Even though you’re no longer officially stuck at home, the crazy real estate market might mean the idea of moving is moot. Perhaps your family has grown, or what you thought was a temporary work-from-home situation now looks permanent. You’re considering a redesign, but what you really need is more space.
“In so many houses, what’s right below your feet offers untapped potential,” says Jessica Dingle of John’s Waterproofing. “We’re spending more time in our homes than ever before. Converting a basement into a home office, children’s play space or extra bedrooms is not only doable but transforms how much more utility you can get from your current home.”
Is Your Basement Suitable For Remodeling?
If you have a traditional, unfinished basement, chances are you can reclaim it for comfortable living space. Even more subterranean and crawl spaces have the potential to be usable square footage in your home. To determine whether your basement can be retrofitted for office or play space, check for the following:
- Your basement must have a properly sealed door or window egress to the outside. You’ll need a way to safely exit in case of an emergency.
- A bonus space (office, playroom, TV room or workout space) needs to have an average height of 6 feet, 5 inches ceiling height. If you have beams or a sloped roof, don’t worry! The elevation is average across your basement.
- If you don’t have enough ceiling height, consider whether you have the terrain and budget to dig down to lower the floor. If possible, a basement refinishing expert like John’s Waterproofing can go down 3 feet.
- Basement bedrooms and bathrooms have specific window egress and ceiling height requirements, so check your local codes.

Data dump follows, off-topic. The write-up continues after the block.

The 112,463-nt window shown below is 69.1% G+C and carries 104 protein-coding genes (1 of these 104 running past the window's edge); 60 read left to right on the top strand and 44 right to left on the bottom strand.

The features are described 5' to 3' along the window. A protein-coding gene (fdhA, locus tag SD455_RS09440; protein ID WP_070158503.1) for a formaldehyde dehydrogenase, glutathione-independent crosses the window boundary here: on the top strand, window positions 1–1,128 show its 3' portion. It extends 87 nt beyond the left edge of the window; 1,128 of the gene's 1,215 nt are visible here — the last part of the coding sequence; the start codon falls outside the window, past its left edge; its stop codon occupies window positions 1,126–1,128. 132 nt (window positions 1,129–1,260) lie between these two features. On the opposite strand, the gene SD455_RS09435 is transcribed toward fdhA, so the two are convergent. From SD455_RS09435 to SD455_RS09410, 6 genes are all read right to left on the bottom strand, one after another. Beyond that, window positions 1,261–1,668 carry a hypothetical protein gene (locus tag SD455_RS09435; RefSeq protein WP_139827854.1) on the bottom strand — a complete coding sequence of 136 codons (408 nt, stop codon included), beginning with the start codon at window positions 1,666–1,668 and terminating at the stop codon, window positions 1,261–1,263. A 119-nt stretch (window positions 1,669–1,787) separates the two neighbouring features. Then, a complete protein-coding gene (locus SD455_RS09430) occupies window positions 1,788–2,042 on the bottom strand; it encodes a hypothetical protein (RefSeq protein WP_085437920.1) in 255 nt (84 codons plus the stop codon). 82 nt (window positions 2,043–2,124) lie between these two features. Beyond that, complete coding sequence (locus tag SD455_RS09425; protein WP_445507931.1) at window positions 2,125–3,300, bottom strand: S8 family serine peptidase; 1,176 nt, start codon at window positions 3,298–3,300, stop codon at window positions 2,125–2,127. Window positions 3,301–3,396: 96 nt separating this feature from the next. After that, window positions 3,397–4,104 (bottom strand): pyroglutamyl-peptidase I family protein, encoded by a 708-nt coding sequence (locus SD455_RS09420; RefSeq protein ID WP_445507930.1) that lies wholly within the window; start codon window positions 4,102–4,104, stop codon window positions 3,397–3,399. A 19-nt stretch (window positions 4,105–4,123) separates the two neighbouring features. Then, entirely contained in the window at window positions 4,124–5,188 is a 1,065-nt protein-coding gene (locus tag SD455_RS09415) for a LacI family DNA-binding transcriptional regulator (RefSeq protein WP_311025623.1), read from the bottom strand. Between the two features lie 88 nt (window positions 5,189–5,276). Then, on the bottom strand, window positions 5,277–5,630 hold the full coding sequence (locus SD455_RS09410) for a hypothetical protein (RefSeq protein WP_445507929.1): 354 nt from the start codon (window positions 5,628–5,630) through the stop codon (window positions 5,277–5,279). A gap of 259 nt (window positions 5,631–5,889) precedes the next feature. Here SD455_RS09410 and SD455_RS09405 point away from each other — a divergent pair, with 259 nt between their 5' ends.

How Do You Know if You Have a Water Issue in Your Basement?
The key to a successful basement remodel is proper cleanup and preparation. You don’t want to find out the hard way that all that new drywall and flooring were installed over a water-intrusion issue. Living in the rainy Pacific Northwest means most older homes with basements or crawl spaces experience some kind of moisture-related problem. You probably have too much moisture in your basement if:
- You see standing water (that’s a dead giveaway!).
- Foundation cement or brick looks damp or weeping.
- Your house or basement (or both) have mold, damp carpet or wet walls.
- You’ve got sticky doors or windows, cracked concrete floors or drywall, gaps in the floor or bowed walls.
- You’re experiencing high heating bills, musty smells and poor indoor air quality.
- A professional with a hygrometer reads too much humidity.
A Holistic Approach to Reclaiming Basement Space for Living
The bottom line: Before you can make beautiful, new, usable rooms out of your basement, you’ll need to address any water or moisture issues. Mold and moisture, especially, will come back to haunt you if they aren’t stopped at their source.
“We are frequently called in to repair and properly redo poorly done basement remodeling work,” says Dingle. “Even slow leaks can result in rotting, warping and ultimately mold, releasing harmful toxins into the air to be circulated throughout your home.”
To keep your basement remodel as simple and cost-effective as possible, John’s Waterproofing offers a state-of-the-art total basement finishing program. Since 1974 John’s has been helping Oregon homeowners seal and remediate water and mold issues creating a long-term safe environment — before making it beautiful. Their system is backed up by a 50-year guarantee.
“The way we can take a plain cement or brick basement and turn it into a beautiful living space — including bathrooms and kitchens — is incredible,” Dingle says. “At John’s we offer the whole package, from the waterproofing and insulation to flooring, molding and trim. We can transform your basement into something truly wonderful. Not only will you no longer need to move — you won’t want to.”